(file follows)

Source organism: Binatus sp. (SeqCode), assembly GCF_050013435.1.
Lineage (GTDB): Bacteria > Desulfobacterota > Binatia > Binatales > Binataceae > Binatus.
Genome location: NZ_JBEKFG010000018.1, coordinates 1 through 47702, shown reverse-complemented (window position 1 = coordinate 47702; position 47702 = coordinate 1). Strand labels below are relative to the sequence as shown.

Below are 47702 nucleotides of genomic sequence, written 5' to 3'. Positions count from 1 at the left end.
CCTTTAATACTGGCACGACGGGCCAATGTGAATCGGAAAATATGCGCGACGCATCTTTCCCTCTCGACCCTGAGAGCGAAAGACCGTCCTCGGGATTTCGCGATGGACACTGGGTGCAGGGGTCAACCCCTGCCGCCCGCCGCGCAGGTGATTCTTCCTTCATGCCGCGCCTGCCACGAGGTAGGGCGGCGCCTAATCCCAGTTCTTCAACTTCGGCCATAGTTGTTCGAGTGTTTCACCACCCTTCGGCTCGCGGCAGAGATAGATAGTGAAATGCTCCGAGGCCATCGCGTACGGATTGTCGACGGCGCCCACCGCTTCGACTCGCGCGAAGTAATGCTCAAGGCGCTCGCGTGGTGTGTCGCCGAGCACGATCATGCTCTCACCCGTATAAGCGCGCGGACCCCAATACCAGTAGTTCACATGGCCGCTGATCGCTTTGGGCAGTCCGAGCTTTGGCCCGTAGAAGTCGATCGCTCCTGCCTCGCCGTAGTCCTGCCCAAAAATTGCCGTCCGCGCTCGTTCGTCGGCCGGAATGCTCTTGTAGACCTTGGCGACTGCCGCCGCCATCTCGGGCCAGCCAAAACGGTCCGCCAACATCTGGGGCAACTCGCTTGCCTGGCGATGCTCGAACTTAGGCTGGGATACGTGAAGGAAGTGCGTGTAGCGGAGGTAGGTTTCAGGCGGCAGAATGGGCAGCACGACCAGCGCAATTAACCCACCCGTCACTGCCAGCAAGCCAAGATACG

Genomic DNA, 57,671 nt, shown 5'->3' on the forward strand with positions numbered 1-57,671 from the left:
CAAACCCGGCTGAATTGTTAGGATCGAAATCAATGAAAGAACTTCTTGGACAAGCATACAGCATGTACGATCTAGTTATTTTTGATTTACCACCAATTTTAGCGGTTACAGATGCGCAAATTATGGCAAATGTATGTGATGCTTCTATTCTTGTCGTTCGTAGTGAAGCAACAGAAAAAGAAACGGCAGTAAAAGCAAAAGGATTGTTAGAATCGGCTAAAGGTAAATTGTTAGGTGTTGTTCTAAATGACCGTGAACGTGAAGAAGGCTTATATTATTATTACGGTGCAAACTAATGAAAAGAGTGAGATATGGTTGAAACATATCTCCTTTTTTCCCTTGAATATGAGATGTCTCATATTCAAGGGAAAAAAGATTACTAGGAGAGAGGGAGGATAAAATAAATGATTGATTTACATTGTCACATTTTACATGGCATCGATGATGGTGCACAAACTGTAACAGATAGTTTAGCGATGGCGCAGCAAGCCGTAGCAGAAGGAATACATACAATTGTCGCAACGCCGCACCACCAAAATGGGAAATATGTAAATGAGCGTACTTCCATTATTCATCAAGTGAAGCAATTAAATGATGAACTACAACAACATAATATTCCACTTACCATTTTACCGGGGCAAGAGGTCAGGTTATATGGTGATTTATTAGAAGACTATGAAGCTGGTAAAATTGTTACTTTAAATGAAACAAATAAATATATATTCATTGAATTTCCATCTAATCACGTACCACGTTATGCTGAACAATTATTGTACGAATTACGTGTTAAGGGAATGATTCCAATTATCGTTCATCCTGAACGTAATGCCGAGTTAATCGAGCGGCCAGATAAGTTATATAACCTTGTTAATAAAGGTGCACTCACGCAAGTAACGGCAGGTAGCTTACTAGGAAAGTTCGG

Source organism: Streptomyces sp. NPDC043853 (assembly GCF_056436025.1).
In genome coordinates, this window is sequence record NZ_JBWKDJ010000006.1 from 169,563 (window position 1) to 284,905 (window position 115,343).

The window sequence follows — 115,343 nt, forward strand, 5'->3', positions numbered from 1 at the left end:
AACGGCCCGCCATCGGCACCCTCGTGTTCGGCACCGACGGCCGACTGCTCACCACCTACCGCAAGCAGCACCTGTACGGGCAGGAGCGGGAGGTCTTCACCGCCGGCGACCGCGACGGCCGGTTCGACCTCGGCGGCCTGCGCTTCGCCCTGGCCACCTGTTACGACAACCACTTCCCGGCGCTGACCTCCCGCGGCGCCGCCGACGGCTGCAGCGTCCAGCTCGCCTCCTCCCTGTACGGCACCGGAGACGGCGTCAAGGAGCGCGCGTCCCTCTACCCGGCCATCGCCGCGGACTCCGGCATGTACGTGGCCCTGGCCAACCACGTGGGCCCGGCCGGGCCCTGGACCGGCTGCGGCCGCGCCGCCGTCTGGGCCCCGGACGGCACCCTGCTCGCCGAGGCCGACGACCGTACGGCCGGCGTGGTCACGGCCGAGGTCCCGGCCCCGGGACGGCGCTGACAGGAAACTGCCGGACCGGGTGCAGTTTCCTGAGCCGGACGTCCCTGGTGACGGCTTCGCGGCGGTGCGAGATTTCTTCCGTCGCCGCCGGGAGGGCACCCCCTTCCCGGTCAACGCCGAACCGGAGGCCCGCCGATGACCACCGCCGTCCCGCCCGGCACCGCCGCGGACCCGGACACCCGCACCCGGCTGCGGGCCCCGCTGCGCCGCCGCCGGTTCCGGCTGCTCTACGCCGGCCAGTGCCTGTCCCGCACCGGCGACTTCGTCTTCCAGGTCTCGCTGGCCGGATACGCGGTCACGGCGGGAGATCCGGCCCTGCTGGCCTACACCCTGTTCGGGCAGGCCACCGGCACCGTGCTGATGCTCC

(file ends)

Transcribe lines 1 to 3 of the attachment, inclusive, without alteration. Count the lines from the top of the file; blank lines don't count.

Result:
Source organism: Binatus sp. (SeqCode), assembly GCF_050013435.1.
Lineage (GTDB): Bacteria > Desulfobacterota > Binatia > Binatales > Binataceae > Binatus.
Genome location: NZ_JBEKFG010000018.1, coordinates 1 through 47702, shown reverse-complemented (window position 1 = coordinate 47702; position 47702 = coordinate 1). Strand labels below are relative to the sequence as shown.